ERA backers hope to save 1975 ratification as effort to declare it void moves to the House

Brayden Zenker

BISMARCK – After defeat in the Senate, supporters of North Dakota’s 1975 ratification of the Equal Rights Amendment to the U.S. Constitution plan to continue the fight in the House of Representatives.

SCR 4010 declares that state ratification of the ERA 46 years ago was only valid through 1979, the deadline set by Congress. Ratification by 38 states was required, but only 35 states had approved the amendment by that date.

Actress Jean Stapleton, right, and former Congresswoman Bella S. Abzug, chairwoman of the National Commission of the Observance of International Womenís Year, talk to reporters during a press conference, Wednesday, Oct. 26, 1977 in Washington. During the briefing, the two released a national plan by the commission which included support for the Equal Rights Amendment and more than 100 recommendations for remedial action to end discrimination against women.

The Senate vote Feb. 22 was 29-17 for passage of the resolution.

Thomasine Heitkamp, president of ERA NOW, a Facebook group that advocates for the ratification and adoption of the ERA, said they and other advocacy groups plan to lobby House members to reject the resolution.

Lucienne Beard, left, is departing Jan. 31 as executive director of the Alice Paul Institute at historic Paulsdale in Mount Laurel. She is attending its 2020 Equality Gala fundraising event earlier this year to help promote passage of the  Equal Rights Amendment to the U.S. Constitution. Also pictured are Nancy Mirfin , center, and Michele Dorris.

Several state legislators have spoken out against the resolution on the ERA NOW Facebook page, including Sen. JoNell Bakke, D-Grand Forks, who said she was furious about the Senate vote. She encouraged constituents to “flood” House members with emails urging a “no” vote on the resolution.

Bakke also suggested writing to Gov. Doug Burgum, asking him to veto the legislation if it passes in the House.

The quest for racial equality and justice in the United States has been long and divisive.   As we celebrate Martin Luther King Jr. Day on Jan. 18, 2021, 24/7 Tempo has created a list of the most important moments of the civil rights movement. We reviewed source material from the websites of the    Southern Poverty Law Center    and   National Constitution Center,   as well as from media sources to compile this list.    Three amendments   to the Constitution enacted during the Civil War and in the Reconstruction era abolished slavery and provided legal and civil rights for African Americans. At least in theory. In practice, black Americans continued to be subjected to brutal treatment by whites in mostly southern states.    So-called Jim Crow laws passed in the South prevented blacks from voting, attending the same schools as whites, dining in certain restaurants, and limited where they could live. To this day, certain cities in the United States do not provide as many opportunities for blacks to succeed as others.    These are the worst cities for black Americans   .    The first stirrings of the civil rights movement began prior to World War II when African Americans threatened to march on Washington to appeal for equal job rights in 1941. Blacks served in the military with distinction -- such as the Tuskegee airmen -- during World War II despite institutional segregation. Many African Americans questioned why they were fighting a war for freedom abroad while they were denied it at home.    President Harry Truman's executive order ended segregation in the military in 1948. This helped  set in motion the civil rights movement, which started as a grassroots initiative and built to a full-fledged cause in the 1950s, leading to landmark legislation that provided better opportunities for African Americans and produced some of    America's greatest civil rights heroes   .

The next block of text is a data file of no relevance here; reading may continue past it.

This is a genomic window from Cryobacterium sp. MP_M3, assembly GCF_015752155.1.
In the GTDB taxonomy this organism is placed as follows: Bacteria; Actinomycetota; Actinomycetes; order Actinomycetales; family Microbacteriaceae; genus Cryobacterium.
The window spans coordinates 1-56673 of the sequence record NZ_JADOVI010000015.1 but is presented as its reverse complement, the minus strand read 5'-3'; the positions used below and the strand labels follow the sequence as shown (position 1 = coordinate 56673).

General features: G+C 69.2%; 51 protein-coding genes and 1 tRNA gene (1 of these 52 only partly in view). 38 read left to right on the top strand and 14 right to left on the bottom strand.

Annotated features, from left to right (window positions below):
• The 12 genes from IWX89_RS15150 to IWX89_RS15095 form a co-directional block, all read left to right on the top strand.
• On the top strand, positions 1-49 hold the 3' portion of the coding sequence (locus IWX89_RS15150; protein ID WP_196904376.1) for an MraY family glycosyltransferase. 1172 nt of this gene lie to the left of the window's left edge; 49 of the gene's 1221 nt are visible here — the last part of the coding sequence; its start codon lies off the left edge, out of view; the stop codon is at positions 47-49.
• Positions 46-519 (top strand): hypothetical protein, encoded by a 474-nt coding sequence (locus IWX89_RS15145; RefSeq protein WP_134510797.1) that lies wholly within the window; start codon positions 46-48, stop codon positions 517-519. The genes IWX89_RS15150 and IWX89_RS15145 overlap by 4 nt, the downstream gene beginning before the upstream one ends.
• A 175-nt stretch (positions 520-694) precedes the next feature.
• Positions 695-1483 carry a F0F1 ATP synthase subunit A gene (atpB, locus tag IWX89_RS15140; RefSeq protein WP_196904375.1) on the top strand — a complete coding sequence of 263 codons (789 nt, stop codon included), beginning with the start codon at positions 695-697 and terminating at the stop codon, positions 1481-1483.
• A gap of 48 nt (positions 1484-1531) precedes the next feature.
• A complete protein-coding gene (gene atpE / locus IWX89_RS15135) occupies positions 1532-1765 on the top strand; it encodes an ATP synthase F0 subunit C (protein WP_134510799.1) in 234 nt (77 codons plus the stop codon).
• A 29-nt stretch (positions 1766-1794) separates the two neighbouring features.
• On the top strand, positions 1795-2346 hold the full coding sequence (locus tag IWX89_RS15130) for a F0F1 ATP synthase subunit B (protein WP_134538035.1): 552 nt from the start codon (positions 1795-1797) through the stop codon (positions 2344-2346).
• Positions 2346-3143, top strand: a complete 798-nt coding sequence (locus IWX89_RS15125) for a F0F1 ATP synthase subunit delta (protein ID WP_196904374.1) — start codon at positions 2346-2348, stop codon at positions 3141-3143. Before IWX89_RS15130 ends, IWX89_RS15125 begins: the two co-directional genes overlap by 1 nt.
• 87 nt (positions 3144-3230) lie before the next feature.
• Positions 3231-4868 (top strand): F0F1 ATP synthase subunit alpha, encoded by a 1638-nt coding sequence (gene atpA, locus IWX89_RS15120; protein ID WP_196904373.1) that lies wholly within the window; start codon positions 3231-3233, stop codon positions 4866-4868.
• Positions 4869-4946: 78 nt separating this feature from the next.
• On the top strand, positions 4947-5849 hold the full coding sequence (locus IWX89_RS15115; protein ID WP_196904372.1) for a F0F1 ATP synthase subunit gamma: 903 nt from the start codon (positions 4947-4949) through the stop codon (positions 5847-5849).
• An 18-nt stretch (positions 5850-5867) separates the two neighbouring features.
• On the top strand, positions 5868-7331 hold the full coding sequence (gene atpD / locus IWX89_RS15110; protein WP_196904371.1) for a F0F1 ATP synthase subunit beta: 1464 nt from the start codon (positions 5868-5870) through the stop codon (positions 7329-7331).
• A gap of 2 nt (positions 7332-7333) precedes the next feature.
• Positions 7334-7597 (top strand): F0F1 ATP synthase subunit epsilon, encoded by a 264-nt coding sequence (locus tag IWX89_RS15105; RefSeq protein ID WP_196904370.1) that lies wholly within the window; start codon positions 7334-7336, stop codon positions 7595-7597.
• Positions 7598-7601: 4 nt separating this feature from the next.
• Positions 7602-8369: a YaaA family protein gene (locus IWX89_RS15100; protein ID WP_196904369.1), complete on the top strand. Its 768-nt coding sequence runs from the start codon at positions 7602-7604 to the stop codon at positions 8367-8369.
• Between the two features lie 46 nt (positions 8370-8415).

Rep. Zachary Ista, D-Grand Forks, said he was disappointed when the Senate “inexplicably voted to turn the clock back to 1975 with its passage of SCR 4010.”

During the Senate debate on SCR 4010, Sen. Tim Mathern, D-Fargo, said the message of the ERA is “we need to promote equal rights between men and women,” and that repealing ratification “sends the wrong message.”

But Sen. Janne Myrdal, R-Edinburg – a sponsor of the resolution – said that voting yes does not mean that a legislator doesn’t believe in equal rights.

A woman holds up a sign as members of Congress and representatives of women's groups hold a rally to mark the 40th anniversary of congressional passage of the Equal Rights Amendment (ERA) outside the U.S. Capitol March 22, 2012, in Washington, D.C.

Myrdal also said some current ERA advocates have a special agenda. Adoption of the amendment to the U.S. Constitution “means a right to abortion through the ninth month,” Myrdal said. “It’s no longer about women’s rights.”

Myrdal and others also argued that the question of ratification – raised by the recent actions of additional states – is moot because of the passage of time. She said advocates are free to begin the process again, and if another amendment were sent to the states she would be willing to discuss it.

Sen. Judy Lee, R-West Fargo, countered that the resolution is a “sharp stick in the eye” of everyone who worked to make laws fair for men and women.

“It is not about abortion, it is not about locker rooms, it is not about bathrooms,” Lee said. “What has stayed the same are the fear-mongering, paranoia of special interest groups and misleading statements about the Equal Rights Amendment.”

K. William Boyer is the Managing Editor of the Devils Lake News Journal. He can be reached at, or by phone at (701) 662-2127.  

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